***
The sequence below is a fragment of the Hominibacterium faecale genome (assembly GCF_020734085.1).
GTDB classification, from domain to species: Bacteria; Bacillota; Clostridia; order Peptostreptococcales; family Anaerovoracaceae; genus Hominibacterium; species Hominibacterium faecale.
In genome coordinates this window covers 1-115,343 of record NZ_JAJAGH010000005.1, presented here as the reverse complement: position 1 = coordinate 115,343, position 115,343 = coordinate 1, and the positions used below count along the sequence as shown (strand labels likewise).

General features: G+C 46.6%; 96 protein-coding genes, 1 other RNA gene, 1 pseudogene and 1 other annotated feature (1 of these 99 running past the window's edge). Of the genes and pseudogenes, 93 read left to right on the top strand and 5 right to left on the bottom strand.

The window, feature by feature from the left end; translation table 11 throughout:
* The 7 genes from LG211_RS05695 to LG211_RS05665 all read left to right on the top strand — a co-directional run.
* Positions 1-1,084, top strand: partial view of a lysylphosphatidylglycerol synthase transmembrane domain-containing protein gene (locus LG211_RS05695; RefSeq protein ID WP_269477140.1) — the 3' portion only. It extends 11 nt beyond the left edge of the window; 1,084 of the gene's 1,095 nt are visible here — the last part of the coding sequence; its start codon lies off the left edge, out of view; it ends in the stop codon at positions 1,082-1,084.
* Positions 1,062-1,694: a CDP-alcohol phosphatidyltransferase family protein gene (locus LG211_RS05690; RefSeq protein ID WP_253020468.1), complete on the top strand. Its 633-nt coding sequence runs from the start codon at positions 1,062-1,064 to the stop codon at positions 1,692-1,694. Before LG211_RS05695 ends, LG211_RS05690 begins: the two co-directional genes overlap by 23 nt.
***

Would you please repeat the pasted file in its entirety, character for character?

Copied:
The sequence below is a fragment of the Hominibacterium faecale genome (assembly GCF_020734085.1).
GTDB classification, from domain to species: Bacteria; Bacillota; Clostridia; order Peptostreptococcales; family Anaerovoracaceae; genus Hominibacterium; species Hominibacterium faecale.
In genome coordinates this window covers 1-115,343 of record NZ_JAJAGH010000005.1, presented here as the reverse complement: position 1 = coordinate 115,343, position 115,343 = coordinate 1, and the positions used below count along the sequence as shown (strand labels likewise).

General features: G+C 46.6%; 96 protein-coding genes, 1 other RNA gene, 1 pseudogene and 1 other annotated feature (1 of these 99 running past the window's edge). Of the genes and pseudogenes, 93 read left to right on the top strand and 5 right to left on the bottom strand.

The window, feature by feature from the left end; translation table 11 throughout:
* The 7 genes from LG211_RS05695 to LG211_RS05665 all read left to right on the top strand — a co-directional run.
* Positions 1-1,084, top strand: partial view of a lysylphosphatidylglycerol synthase transmembrane domain-containing protein gene (locus LG211_RS05695; RefSeq protein ID WP_269477140.1) — the 3' portion only. It extends 11 nt beyond the left edge of the window; 1,084 of the gene's 1,095 nt are visible here — the last part of the coding sequence; its start codon lies off the left edge, out of view; it ends in the stop codon at positions 1,082-1,084.
* Positions 1,062-1,694: a CDP-alcohol phosphatidyltransferase family protein gene (locus LG211_RS05690; RefSeq protein ID WP_253020468.1), complete on the top strand. Its 633-nt coding sequence runs from the start codon at positions 1,062-1,064 to the stop codon at positions 1,692-1,694. Before LG211_RS05695 ends, LG211_RS05690 begins: the two co-directional genes overlap by 23 nt.